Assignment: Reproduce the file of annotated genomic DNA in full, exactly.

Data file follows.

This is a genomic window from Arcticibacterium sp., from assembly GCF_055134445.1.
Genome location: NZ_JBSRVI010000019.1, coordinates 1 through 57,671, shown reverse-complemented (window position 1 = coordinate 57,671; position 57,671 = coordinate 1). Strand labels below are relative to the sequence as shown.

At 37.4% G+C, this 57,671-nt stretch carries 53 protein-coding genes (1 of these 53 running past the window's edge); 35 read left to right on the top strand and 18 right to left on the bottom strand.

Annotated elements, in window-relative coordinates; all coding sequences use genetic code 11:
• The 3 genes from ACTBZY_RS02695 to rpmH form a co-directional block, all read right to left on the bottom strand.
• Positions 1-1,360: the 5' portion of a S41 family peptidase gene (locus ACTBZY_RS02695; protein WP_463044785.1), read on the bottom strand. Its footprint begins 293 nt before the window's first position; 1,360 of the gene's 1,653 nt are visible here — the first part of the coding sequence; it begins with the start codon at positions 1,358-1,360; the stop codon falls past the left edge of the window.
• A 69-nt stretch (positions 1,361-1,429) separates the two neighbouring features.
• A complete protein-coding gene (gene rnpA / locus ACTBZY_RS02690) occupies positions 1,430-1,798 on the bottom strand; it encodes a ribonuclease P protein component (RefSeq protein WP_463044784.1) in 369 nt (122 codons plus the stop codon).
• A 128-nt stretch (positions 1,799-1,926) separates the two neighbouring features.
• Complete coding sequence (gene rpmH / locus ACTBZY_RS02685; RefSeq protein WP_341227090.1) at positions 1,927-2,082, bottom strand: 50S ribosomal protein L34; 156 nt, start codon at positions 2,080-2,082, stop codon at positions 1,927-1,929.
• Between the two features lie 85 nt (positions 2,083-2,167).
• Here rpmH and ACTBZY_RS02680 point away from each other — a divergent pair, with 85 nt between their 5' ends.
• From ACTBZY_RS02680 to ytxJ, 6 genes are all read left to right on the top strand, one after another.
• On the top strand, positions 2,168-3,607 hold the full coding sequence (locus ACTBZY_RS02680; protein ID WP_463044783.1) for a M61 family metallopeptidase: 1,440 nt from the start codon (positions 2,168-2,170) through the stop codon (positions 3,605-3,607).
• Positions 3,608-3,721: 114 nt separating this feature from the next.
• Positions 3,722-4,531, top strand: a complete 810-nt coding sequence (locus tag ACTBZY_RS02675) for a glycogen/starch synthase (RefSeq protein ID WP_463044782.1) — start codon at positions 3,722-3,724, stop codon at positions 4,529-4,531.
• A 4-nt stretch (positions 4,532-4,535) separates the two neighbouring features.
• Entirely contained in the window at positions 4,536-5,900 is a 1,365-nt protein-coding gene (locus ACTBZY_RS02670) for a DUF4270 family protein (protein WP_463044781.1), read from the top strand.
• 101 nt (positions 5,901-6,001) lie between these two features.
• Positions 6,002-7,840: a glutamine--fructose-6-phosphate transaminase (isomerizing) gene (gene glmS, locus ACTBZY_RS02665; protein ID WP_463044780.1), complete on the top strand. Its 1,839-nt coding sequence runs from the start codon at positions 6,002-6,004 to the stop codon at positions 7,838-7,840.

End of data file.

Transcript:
This is a genomic window from Arcticibacterium sp., from assembly GCF_055134445.1.
Genome location: NZ_JBSRVI010000019.1, coordinates 1 through 57,671, shown reverse-complemented (window position 1 = coordinate 57,671; position 57,671 = coordinate 1). Strand labels below are relative to the sequence as shown.

At 37.4% G+C, this 57,671-nt stretch carries 53 protein-coding genes (1 of these 53 running past the window's edge); 35 read left to right on the top strand and 18 right to left on the bottom strand.

Annotated elements, in window-relative coordinates; all coding sequences use genetic code 11:
• The 3 genes from ACTBZY_RS02695 to rpmH form a co-directional block, all read right to left on the bottom strand.
• Positions 1-1,360: the 5' portion of a S41 family peptidase gene (locus ACTBZY_RS02695; protein WP_463044785.1), read on the bottom strand. Its footprint begins 293 nt before the window's first position; 1,360 of the gene's 1,653 nt are visible here — the first part of the coding sequence; it begins with the start codon at positions 1,358-1,360; the stop codon falls past the left edge of the window.
• A 69-nt stretch (positions 1,361-1,429) separates the two neighbouring features.
• A complete protein-coding gene (gene rnpA / locus ACTBZY_RS02690) occupies positions 1,430-1,798 on the bottom strand; it encodes a ribonuclease P protein component (RefSeq protein WP_463044784.1) in 369 nt (122 codons plus the stop codon).
• A 128-nt stretch (positions 1,799-1,926) separates the two neighbouring features.
• Complete coding sequence (gene rpmH / locus ACTBZY_RS02685; RefSeq protein WP_341227090.1) at positions 1,927-2,082, bottom strand: 50S ribosomal protein L34; 156 nt, start codon at positions 2,080-2,082, stop codon at positions 1,927-1,929.
• Between the two features lie 85 nt (positions 2,083-2,167).
• Here rpmH and ACTBZY_RS02680 point away from each other — a divergent pair, with 85 nt between their 5' ends.
• From ACTBZY_RS02680 to ytxJ, 6 genes are all read left to right on the top strand, one after another.
• On the top strand, positions 2,168-3,607 hold the full coding sequence (locus ACTBZY_RS02680; protein ID WP_463044783.1) for a M61 family metallopeptidase: 1,440 nt from the start codon (positions 2,168-2,170) through the stop codon (positions 3,605-3,607).
• Positions 3,608-3,721: 114 nt separating this feature from the next.
• Positions 3,722-4,531, top strand: a complete 810-nt coding sequence (locus tag ACTBZY_RS02675) for a glycogen/starch synthase (RefSeq protein ID WP_463044782.1) — start codon at positions 3,722-3,724, stop codon at positions 4,529-4,531.
• A 4-nt stretch (positions 4,532-4,535) separates the two neighbouring features.
• Entirely contained in the window at positions 4,536-5,900 is a 1,365-nt protein-coding gene (locus ACTBZY_RS02670) for a DUF4270 family protein (protein WP_463044781.1), read from the top strand.
• 101 nt (positions 5,901-6,001) lie between these two features.
• Positions 6,002-7,840: a glutamine--fructose-6-phosphate transaminase (isomerizing) gene (gene glmS, locus ACTBZY_RS02665; protein ID WP_463044780.1), complete on the top strand. Its 1,839-nt coding sequence runs from the start codon at positions 6,002-6,004 to the stop codon at positions 7,838-7,840.